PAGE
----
Make WordPress Core

Opened 3 years ago

Last modified 3 years ago

#53390 new defect (bug)

Unfreeze the code of is_serialized()

Reported by: whitewinterwolf's profile whitewinterwolf Owned by:
Milestone: Awaiting Review Priority: normal
Severity: normal Version:
Component: General Keywords:
Focuses: Cc:


The code of `is_serialized()` is frozen since 2016 as a security measure to protect WordPress and its plugins against PHP Object Injection vulnerabilities, linking to the OWASP website as a reference.

The initial idea was that the is_serialized() function should return true only for safe serialized strings, and false for unsafe ones to prevent their deserialization by the caller.

However, the current implementation completely fails to achieve that and does not bring any protection at all against the aforementioned threat.

Not only it doesn't add any security, but the fact that the code has been flagged as "frozen in time" is nefarious as it blocks any further developments (both functionally and security wise).

Standard objects

Let's take all three examples from the OWASP page used to support and document this choice.

The input string being malicious, is_serialized() is expected to return false for each of the following examples, as per documented in the original ticket 17375.

I highlight that these are the exact examples used to support and document the choice of freezing is_serialized(), nothing has been changed.

Example 1

Malicious payload:"Example1":1:{s:10:"cache_file";s:15:"../../index.php";}

Returned value:

# Output: bool(true)

The function failed to properly detect and block the malicious serialized object.

Example 2

Malicious payload:

Cookie: data=O%3A8%3A%22Example2%22%3A1%3A%7Bs%3A14%3A%22%00Example2%00hook%22%3Bs%3A10%3A%22phpinfo%28%29%3B%22%3B%7D

Returned value:

# Output: bool(true)

The function failed to properly detect and block the malicious serialized object.

Example 3

Malicious payload generation:

class SQL_Row_Value
   private $_table = "SQL Injection";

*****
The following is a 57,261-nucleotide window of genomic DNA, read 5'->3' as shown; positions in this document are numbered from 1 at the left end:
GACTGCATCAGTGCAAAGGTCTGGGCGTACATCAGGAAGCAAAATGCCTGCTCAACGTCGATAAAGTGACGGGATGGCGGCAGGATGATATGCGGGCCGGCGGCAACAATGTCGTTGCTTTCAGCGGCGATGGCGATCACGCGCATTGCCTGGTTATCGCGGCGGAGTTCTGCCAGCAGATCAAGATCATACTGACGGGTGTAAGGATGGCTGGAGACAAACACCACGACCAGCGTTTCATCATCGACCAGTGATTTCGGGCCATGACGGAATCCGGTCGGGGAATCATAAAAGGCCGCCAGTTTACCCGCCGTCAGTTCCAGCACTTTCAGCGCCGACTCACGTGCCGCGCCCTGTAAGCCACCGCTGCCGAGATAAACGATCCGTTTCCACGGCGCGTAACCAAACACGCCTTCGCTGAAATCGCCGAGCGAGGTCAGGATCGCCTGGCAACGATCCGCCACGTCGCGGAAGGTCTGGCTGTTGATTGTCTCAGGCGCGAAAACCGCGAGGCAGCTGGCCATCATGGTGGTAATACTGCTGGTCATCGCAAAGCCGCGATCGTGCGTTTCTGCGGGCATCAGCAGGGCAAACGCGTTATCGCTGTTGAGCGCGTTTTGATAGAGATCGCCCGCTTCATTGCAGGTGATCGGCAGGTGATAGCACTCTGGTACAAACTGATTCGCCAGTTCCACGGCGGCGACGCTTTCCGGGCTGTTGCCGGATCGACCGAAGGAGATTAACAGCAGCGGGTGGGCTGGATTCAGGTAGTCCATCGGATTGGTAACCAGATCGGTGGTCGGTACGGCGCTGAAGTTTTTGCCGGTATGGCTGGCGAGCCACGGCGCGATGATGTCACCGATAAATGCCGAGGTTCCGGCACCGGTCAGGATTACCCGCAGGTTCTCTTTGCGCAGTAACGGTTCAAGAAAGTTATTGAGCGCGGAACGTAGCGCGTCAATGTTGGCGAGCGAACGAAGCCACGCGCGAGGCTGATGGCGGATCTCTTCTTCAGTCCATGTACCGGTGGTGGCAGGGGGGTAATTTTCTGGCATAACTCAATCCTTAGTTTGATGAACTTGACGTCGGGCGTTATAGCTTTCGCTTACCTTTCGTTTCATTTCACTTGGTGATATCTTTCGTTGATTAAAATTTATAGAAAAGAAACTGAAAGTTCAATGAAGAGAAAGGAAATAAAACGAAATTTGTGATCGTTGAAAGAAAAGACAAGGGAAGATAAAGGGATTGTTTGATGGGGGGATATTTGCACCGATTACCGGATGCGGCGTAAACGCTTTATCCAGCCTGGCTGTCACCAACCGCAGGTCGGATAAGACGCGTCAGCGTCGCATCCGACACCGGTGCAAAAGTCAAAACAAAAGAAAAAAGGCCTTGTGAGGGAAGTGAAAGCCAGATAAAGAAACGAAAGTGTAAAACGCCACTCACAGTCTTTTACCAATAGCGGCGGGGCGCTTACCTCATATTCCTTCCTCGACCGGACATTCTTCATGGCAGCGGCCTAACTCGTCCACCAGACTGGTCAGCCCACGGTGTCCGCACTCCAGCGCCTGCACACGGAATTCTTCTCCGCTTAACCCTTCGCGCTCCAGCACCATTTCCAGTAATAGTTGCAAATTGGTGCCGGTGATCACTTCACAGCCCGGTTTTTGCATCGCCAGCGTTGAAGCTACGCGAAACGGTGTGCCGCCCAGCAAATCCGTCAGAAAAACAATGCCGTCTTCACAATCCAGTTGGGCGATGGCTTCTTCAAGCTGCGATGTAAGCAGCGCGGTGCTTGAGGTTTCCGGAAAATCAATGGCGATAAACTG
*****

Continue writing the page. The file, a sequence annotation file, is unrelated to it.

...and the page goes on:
class Example3
   protected $obj;

   function __construct()
      $this->obj = new SQL_Row_Value;

print urlencode(serialize(new Example3));
# Output: O%3A8%3A%22Example3%22%3A1%3A%7Bs%3A6%3A%22%00%2A%00obj%22%3BO%3A13%3A%22SQL_Row_Value%22%3A1%3A%7Bs%3A21%3A%22%00SQL_Row_Value%00_table%22%3Bs%3A13%3A%22SQL+Injection%22%3B%7D%7D

Returned value:

# Output: bool(true)

The function failed to properly detect and block the malicious serialized object.

Serializable classes

In addition to the standard serialized objects seen above, PHP also offers an alternate mechanism which basically replaces the call to the magic function _wakeup() by a call to the Serializable interface function deserialize().

A specific attention has been given to prevent the deserialization of such objects, notably by the addition of a dedicated test case. In particular, is_serialized() ensures that the first character of the serialized string must not be a 'C'.

Nevertheless, here again, if we take all OWASP examples and replace the standard objects by a Serializable object embedded within an array, is_serialized() systematically fails to detect and block the malicious payload:

  • Example 1:
# Output: bool(true)
  • Example 2:
# Output: bool(true)
  • Example 3:
# Output: bool(true)


Freezing is_serialized() code as a security measure to block malicious payloads proves to be a totally ineffective measure as it fails to block any single one of the examples linked when this decision was taken and did not prevent WordPress from being vulnerable to any Insecure Deserialization vulnerabilities since then (a very quick search shows CVE-2020-36326, CVE-2020-28032, CVE-2019-12240, CVE-2018-20148, etc.).

This freeze should therefore be lifted to allow further developments, notably the implementation of more efficient protections against such threats.

Change History (1)

This ticket was mentioned in Slack in #core by peterwilsoncc. View the logs.

3 years ago

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